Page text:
Indian naval Frigate’s Commanding Officer, the experienced Captain Puruvir Das, not only deftly handled the situation but salvaged things for the Indian navy. He stood his ground and told the Admiral that operating procedures meant that the Combat information Center has to remain closed at any harbour with no exceptions. Then he jokingly told the Admiral that he would be welcome to visit the Combat information Center of ship at sea during exercises on high seas. Something that is unlikely to happen for China’s Navy Chief.

A question mark persists in my mind, why admiral asked to see the war room, when he was fully aware that Indians would never show it to him? This is what I think as Chinese intrigue. Surprisingly, this is not a first time that a senior military officer of China has done something that is out of the protocol, followed at such visits. In the last week of September 2012, The Chinese defence minister, General Liang Guang Lie was on a visit to India as a routine diplomatic event for the both countries. Along with official talks, General Lie and the Chinese delegation led by him, were taken for sight seeing trips in Mumbai and Delhi during their five days visit. In Delhi they were taken to Qutub Minar and later to Taj Mahal in Agra. In Mumbai the delegation was shown the Gateway of India and Elephanta Caves. The 23-member Chinese delegation arrived first in Mumbai from Beijing by their own People's Liberation Army (PLA) aircraft earlier. After the sight seeing tour in Mumbai, as a diplomatic courtesy usually offered to foreign delegations, the Indian defence ministry had provided the visitors with two aircraft, an Embraer Legacy EMB 135BJ jet and an Avro from the Palam-based VVIP 'Air HQ Communication Squadron to ferry them to the Indian Capital New Delhi.

When the plush Embraer Legacy jet landed in Delhi, General Lie, before alighting from the aircraft, handed over to the two IAF pilots, who had ferried the General and his entourage to Delhi, tow sealed envelopes as a gift or what Chinese call as “Hangpao”. It is a common custom for foreign dignitary to give small gifts like cufflinks or ties to the pilots, during visits. Even when Indian dignitaries travel on IAF aircraft for foreign trips, they gift ties and other small mementos as a token of appreciation to the aircraft crew. Since the IAF pilots were familiar with this protocol, they accepted the envelopes and thanked the General.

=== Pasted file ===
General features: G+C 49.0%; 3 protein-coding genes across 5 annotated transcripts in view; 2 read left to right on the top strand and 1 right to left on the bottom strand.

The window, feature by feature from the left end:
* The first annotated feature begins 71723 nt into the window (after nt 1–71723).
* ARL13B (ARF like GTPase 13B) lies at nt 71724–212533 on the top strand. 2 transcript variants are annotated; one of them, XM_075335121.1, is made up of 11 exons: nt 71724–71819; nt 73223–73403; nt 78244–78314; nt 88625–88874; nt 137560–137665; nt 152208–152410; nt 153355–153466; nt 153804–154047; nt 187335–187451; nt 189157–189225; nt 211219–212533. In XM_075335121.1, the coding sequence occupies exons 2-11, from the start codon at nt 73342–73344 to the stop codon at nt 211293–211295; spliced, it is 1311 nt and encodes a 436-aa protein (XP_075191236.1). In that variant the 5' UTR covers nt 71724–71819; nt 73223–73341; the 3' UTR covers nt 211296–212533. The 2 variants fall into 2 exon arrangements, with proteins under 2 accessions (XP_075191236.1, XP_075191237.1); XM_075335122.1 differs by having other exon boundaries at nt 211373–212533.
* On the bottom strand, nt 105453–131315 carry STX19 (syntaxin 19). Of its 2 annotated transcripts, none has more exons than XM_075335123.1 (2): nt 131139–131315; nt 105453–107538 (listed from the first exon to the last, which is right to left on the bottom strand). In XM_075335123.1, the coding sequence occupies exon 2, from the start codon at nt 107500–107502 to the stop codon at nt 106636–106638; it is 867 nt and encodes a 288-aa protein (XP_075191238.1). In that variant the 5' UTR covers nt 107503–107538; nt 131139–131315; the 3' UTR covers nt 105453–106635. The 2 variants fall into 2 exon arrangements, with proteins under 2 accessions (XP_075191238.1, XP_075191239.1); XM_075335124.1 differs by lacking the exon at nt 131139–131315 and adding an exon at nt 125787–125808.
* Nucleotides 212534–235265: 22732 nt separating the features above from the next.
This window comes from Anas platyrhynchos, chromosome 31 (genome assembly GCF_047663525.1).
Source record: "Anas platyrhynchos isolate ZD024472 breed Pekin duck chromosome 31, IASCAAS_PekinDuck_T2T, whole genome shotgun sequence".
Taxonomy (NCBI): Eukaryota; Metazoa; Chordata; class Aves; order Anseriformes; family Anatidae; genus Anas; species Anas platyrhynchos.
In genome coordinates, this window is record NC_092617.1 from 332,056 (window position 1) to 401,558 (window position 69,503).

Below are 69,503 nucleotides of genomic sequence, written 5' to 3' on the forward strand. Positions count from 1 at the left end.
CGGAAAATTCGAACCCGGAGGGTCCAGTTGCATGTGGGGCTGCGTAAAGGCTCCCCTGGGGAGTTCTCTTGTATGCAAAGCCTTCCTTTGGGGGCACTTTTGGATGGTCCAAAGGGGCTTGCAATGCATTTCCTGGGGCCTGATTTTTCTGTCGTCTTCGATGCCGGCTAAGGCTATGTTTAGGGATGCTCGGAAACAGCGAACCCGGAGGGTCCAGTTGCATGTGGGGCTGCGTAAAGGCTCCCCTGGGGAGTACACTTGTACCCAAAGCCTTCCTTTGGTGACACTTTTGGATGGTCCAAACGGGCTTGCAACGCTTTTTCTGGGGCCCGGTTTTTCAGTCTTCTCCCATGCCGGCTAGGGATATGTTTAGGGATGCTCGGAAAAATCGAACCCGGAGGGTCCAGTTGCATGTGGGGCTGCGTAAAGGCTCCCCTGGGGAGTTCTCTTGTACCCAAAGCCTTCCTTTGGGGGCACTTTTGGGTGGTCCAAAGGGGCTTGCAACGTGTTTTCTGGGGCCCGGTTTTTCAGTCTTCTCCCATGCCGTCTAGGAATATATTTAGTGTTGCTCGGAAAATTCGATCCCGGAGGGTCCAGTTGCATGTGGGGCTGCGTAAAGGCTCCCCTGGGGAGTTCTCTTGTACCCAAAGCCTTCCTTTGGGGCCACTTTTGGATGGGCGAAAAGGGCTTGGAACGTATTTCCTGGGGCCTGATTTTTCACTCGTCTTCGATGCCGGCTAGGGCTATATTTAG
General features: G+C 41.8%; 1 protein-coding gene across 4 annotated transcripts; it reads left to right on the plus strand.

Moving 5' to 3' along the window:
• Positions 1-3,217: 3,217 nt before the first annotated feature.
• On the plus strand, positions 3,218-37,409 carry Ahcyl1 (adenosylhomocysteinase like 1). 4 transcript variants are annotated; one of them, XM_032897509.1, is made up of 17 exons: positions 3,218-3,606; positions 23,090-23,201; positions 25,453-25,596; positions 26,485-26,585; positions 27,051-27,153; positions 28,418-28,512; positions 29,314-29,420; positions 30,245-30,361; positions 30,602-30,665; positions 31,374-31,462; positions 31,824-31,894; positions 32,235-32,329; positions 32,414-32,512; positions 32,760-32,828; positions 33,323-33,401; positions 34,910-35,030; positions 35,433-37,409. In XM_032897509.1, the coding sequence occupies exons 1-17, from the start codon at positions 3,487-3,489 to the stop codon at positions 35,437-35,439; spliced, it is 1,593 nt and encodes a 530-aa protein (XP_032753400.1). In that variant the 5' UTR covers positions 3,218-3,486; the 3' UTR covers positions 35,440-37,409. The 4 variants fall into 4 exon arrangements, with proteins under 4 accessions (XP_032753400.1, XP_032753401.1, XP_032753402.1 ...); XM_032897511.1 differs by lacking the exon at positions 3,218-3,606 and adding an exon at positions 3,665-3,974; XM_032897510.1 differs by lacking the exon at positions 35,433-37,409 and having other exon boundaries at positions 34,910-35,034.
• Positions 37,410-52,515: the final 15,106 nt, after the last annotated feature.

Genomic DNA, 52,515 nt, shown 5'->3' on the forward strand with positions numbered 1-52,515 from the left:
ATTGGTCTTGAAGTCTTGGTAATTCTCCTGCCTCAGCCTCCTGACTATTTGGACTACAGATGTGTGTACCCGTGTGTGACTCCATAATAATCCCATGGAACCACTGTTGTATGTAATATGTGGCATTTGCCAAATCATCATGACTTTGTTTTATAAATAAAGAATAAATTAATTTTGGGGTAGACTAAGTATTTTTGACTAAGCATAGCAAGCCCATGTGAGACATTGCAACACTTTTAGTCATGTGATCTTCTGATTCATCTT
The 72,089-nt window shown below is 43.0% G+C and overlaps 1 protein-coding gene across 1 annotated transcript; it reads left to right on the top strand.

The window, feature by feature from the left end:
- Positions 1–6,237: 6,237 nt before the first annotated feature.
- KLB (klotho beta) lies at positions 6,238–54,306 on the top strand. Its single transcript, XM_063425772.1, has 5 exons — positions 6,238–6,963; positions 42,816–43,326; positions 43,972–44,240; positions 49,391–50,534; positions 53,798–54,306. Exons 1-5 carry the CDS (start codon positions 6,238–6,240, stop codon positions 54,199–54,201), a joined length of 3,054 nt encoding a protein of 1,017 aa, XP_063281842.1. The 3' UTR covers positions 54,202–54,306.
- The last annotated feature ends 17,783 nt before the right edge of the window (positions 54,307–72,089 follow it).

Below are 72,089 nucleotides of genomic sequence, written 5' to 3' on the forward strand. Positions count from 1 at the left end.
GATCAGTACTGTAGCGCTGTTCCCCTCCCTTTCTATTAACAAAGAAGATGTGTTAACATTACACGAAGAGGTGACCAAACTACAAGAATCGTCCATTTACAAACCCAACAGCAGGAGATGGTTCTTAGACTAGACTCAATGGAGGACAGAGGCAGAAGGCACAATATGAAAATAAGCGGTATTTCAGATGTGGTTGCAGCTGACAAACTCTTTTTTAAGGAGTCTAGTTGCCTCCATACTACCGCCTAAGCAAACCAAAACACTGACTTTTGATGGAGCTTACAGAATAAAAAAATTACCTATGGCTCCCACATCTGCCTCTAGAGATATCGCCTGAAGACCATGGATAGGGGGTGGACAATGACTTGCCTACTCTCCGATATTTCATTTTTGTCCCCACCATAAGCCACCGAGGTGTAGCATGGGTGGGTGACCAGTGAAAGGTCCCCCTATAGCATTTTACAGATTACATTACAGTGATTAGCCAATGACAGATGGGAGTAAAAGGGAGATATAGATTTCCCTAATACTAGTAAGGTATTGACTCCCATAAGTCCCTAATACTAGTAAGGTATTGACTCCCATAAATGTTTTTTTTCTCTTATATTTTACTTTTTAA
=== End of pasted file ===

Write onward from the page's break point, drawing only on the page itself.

Later, when the pilots opened the envelopes they were baffled and alarmed to find crisp currency notes worth Rs. 50000/- (US$ 975) in each envelope. They immediately informed their commanding officer, a Group Captain, who in turn told his superiors and the Air HQ. The matter was properly resolved, when Ministry of defence came into picture. To avoid hurting Chinese sensitivities about returning a gift, the money was then deposited in a treasury.

The point that I am trying to make is that I refuse to believe that the senior Chinese officers are so naive that they do such things because of their ignorance of protocol. They must have been surly briefed by their Government before the visit. Perhaps we can treat these things as just deceptive moves in the game of Chinese checkers and leave it at that. Still, what Chinese aim to gain from such incidences, except of creating greater wariness about them with their Indian counterparts, is a matter of intrigue.

26th April 2014